If you’re a US citizen wondering why you’ve never heard of form W-8, it’s really no wonder at all. Form W-8 is filled out by foreign entities (citizens and corporations) to claim exempt status from certain tax withholdings. The form is used to declare an entity’s status as a non-resident alien or foreign national who works outside of the United States. The benefit is that these individuals receive a certain tax treaty status that affords them certain rights, such as lower withholdings from dividends paid by US corporations.

There are many different types of W-8 forms. These forms are typically requested by withholding agents, usually firms or brokers, and not the IRS. For example, brokers typically request Form W-8BEN from foreign nationals. This form is used to lower withholdings from dividends and other types of income. Form W-8ECI is used by a foreign person to certify income associated with trade or business within the United States. (This is slightly different from Form W-8BEN, which certifies allocated funds, such as dividends from stocks and mutual funds.) Form W-8EXP is filled out by foreign governments, international organizations, banks of issue, tax-exempt organizations, private foundations, and governments of US possessions. Form W-8IMY is for a person or a business who received payments on behalf of a foreigner. In other words, nothing the typical tax-payer needs to be concerned about.

A withholding agent will typically request Form W-8BEN from any foreign client. If you are a foreign investor, filling out this form may significantly lower your tax withholdings. A withholding agent must generally withhold 30% of the income distributed to a foreign national unless the national can be associated with tax treaty status via a Form W-8.

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Form W-BEN requires some pretty typical information: name, taxpayer identification, country of origin, etc. You’ll also need to provide a statement describing the national principal contracts the income is associated with. Writing and updating this statement can get complicated. When in doubt, discuss any questions with a certified tax professional.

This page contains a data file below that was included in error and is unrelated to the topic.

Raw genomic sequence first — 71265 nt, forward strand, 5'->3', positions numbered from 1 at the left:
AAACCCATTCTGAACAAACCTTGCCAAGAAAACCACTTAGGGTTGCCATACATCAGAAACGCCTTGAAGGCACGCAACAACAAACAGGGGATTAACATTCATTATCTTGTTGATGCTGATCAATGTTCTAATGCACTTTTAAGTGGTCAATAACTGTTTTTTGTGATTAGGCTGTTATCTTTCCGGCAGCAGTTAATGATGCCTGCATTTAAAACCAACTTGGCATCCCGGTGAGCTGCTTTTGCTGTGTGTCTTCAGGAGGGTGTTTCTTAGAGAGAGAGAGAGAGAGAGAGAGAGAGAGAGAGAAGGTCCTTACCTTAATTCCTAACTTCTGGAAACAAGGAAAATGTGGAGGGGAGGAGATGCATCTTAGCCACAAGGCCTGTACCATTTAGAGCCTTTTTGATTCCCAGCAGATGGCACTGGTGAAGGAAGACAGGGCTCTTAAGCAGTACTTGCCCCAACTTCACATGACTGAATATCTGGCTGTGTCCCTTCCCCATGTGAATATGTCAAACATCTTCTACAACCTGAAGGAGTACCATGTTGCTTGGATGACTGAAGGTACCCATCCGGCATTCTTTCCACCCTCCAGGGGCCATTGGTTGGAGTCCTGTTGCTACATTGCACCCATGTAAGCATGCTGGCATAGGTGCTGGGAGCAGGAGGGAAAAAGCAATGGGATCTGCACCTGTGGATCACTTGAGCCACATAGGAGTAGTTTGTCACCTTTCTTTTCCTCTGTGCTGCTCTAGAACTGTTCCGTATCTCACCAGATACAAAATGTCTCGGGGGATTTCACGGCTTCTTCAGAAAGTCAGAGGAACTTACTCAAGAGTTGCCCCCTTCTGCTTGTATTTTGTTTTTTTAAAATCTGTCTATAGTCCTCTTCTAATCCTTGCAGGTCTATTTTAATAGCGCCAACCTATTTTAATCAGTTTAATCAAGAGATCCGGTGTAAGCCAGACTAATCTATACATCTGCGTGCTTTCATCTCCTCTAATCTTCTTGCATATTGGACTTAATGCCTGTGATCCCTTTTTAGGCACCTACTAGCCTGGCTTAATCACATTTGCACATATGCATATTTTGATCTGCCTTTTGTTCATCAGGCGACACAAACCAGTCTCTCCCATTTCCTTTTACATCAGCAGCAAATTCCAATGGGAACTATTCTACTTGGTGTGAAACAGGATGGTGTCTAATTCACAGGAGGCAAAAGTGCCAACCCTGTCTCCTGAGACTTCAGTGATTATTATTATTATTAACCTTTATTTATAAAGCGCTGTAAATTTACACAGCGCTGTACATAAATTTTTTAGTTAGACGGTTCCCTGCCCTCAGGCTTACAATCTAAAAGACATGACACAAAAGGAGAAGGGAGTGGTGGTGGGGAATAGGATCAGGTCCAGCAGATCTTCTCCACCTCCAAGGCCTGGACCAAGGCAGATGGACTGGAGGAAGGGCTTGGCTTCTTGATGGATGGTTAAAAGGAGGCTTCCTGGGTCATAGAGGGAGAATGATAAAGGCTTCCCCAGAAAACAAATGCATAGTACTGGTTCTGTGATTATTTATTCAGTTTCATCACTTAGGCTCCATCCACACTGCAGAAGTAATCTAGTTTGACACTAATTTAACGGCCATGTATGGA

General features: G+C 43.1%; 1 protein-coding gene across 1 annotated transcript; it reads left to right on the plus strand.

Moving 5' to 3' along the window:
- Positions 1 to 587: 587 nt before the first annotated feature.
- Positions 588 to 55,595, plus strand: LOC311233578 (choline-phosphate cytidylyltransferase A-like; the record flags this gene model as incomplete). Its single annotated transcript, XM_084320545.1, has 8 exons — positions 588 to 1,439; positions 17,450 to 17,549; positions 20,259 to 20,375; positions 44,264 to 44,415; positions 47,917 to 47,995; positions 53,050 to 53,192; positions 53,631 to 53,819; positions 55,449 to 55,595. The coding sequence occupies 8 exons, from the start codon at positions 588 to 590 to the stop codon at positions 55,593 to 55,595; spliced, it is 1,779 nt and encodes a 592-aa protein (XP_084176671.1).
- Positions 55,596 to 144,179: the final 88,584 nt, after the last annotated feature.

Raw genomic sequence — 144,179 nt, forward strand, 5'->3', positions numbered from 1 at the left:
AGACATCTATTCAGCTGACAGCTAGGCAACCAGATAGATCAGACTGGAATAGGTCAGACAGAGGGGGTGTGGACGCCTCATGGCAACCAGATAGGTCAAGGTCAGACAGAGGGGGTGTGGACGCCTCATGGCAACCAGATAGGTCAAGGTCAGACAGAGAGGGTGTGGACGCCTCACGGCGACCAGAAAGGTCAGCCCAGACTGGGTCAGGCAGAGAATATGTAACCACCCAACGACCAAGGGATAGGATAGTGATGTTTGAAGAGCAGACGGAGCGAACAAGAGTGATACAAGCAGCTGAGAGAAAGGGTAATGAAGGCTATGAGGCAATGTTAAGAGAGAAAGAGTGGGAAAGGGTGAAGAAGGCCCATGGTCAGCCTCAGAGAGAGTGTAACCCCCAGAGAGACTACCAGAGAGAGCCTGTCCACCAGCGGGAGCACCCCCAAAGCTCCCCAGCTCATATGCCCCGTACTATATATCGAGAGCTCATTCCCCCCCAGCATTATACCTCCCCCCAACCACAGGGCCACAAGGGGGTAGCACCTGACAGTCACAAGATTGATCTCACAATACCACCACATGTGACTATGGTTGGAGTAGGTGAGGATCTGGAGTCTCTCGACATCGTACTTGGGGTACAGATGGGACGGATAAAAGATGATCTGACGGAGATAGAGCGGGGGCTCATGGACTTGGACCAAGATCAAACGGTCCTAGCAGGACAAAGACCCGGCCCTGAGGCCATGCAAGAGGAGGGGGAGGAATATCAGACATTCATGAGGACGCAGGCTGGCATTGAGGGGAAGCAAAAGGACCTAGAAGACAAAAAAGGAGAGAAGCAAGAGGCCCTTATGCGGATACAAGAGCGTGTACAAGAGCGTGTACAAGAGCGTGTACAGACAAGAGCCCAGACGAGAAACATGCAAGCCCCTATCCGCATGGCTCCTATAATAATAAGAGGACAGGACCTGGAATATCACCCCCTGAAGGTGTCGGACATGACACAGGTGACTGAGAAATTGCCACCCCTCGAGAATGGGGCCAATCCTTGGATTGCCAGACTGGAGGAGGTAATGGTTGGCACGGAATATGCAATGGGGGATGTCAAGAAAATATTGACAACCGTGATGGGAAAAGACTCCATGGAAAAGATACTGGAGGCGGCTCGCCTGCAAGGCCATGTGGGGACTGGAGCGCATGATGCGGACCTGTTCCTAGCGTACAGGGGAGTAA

Form W-8ECI is another form that will help you lower your withholding if you are a foreign national in a partnership that conducts trade or business within the United States. Like Form W-8BEN, this form will require typical identification information, along with a description of the nature of the expected income.

The last W-8 that a typical, non-corporate taxpayer might need to know about is Form W-8CE. This form is used to certify that a taxpayer is a covered expatriate, and subject to special tax rules. If you are a recently expatriated citizen waiting on differed compensation after your date of expatriation, you’ll want to fill out Form W-8CE within 30 days after you expatriate. The form must be filed for each tax-deferred account, item of deferred compensation, or interest in a non-grantor trust.

One thing is certain: W-8 forms are not the sort of simple tax form the average payer can easily navigate. If you’re one of the few taxpayers required by the IRS to fill out Forms W-8, you would be well-served to consult a professional. If you need help filing your taxes this year, you may want to consider both Turbo Tax and H&R Block. Their free online tax software can make your tax nightmares disappear.

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  • Rob Berger

    Rob Berger is the founder of Dough Roller and the Dough Roller Money Podcast. A former securities law attorney and Forbes deputy editor, Rob is the author of the book Retire Before Mom and Dad. He educates independent investors on his YouTube channel and at RobBerger.com.